The World Report 2022 published by the humanitarian organization, Human Rights Watch, contains a damning narration on the human rights record in Nigeria. A summary of the contents which cited observations of serial abuse on Nigerian social scene in the domains of citizen rights, constitutionally guaranteed freedoms, press freedom, regional and national security challenges, judicial administration, the rule of law, children’s rights and individual sexual rights, is totally unacceptable.
Worth mentioning is the gross abuse of the rights of children to education, which are observed in breach due to a combination of terrorism-induced forced school absences and continuing early marriage practices, and the unbridled power of a local religious police unit arresting and prosecuting men on suspicion of homosexuality under quasi-judicial processes based on medieval canons that have no place in a secular country.
Evidently, various elements of this composite report are already in the public domain and illustrate a depressing catalogue of widespread insecurity, wanton disregard of human rights including persistent use of arbitrary arrests, illegal abductions, torture and extrajudicial murders by the security forces. The report highlights a video where officers of the Lagos State Police Command were seen subjecting a dozen arrested protesters to a form of torture called ‘Tabay’ in which a traumatic separation of the rib cage is deliberately caused by tying the elbows together and increasing the pressure steadily. The clearly criminal conduct of the Police, in this instance and many others, have attracted no more serious sanction than a laconic promise to investigate followed by absolute silence thereafter.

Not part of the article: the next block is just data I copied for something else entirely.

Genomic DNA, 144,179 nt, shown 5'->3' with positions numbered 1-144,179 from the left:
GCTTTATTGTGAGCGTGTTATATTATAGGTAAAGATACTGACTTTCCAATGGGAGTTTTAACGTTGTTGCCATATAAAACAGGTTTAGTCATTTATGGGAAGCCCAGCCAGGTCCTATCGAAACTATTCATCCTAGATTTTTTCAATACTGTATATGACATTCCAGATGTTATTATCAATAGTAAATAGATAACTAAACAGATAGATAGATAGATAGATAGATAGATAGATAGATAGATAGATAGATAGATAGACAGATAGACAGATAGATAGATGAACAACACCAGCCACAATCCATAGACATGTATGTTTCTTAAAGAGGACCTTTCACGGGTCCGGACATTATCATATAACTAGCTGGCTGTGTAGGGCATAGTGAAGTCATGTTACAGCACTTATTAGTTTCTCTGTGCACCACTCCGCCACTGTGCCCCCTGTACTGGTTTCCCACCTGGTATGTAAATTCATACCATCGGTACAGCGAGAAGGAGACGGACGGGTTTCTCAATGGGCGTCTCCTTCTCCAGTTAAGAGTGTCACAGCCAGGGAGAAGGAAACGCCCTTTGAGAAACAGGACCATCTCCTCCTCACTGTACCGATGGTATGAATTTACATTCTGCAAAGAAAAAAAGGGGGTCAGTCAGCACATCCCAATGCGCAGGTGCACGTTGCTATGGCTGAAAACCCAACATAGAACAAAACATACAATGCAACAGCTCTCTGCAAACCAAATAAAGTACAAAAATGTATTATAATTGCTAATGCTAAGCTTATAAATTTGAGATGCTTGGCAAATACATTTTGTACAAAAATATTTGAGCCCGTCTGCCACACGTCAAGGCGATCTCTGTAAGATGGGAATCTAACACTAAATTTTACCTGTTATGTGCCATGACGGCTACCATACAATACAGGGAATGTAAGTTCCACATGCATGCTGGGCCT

The National Association of Seadogs (Pyrates Confraternity) notes with utmost embarrassment the contents of this report. We are disturbed that Nigeria’s human rights record has retrogressed steadily under President Muhammadu Buhari. Respect for the fundamental and unalienable rights of citizens spelt out in Chapter IV of the 1999 Constitution, enshrined in the African Charter on Human and Peoples Rights and contained in the United Nations Universal Declaration of Human Rights is an essential ingredient of democracy; anything to the contrary is an aberration which Nigerians must vehemently reject.
To be clear, the nexus between observance of human rights and democracy cannot be glossed over. Placing value on basic rights of citizens is one of the parameters used to measure the progress of a democracy. President Buhari cannot claim to be running a democratic country and yet allow on his watch, the gross violations of the rights of Nigerians that we see around us. His administration’s inertia which, in many respects, has encouraged these abuses is undermining democracy.
We implore President Muhammadu Buhari to use the 16 months left in the life of his administration to correct these shortcomings around the protection of human rights of Nigerians. A good starting point is the adoption of the various reports of the Judicial Panels of inquiry on Police brutality and payment of compensation for victims, and the prosecution of indicted security personnel.
Similarly, President Buhari must go beyond mere rhetoric and tame the rampant insecurity stalking Nigerians across the country. His government should not spare any effort to bring to book all those that have taken up arms against the state and killed innocent Nigerians.
President Buhari must make it a point of duty to protect the rights of children in Nigeria. The staggering number of the 10.5 million out-of-school children should provoke him to rally state governments and take crucial action for the future of this country.
We urge Nigerians especially civil society groups to remain vigilant. We must continue as a people to insist on the respect of our alienable rights and employ all legitimate avenues to resist any form of chains hindering our fundamental rights.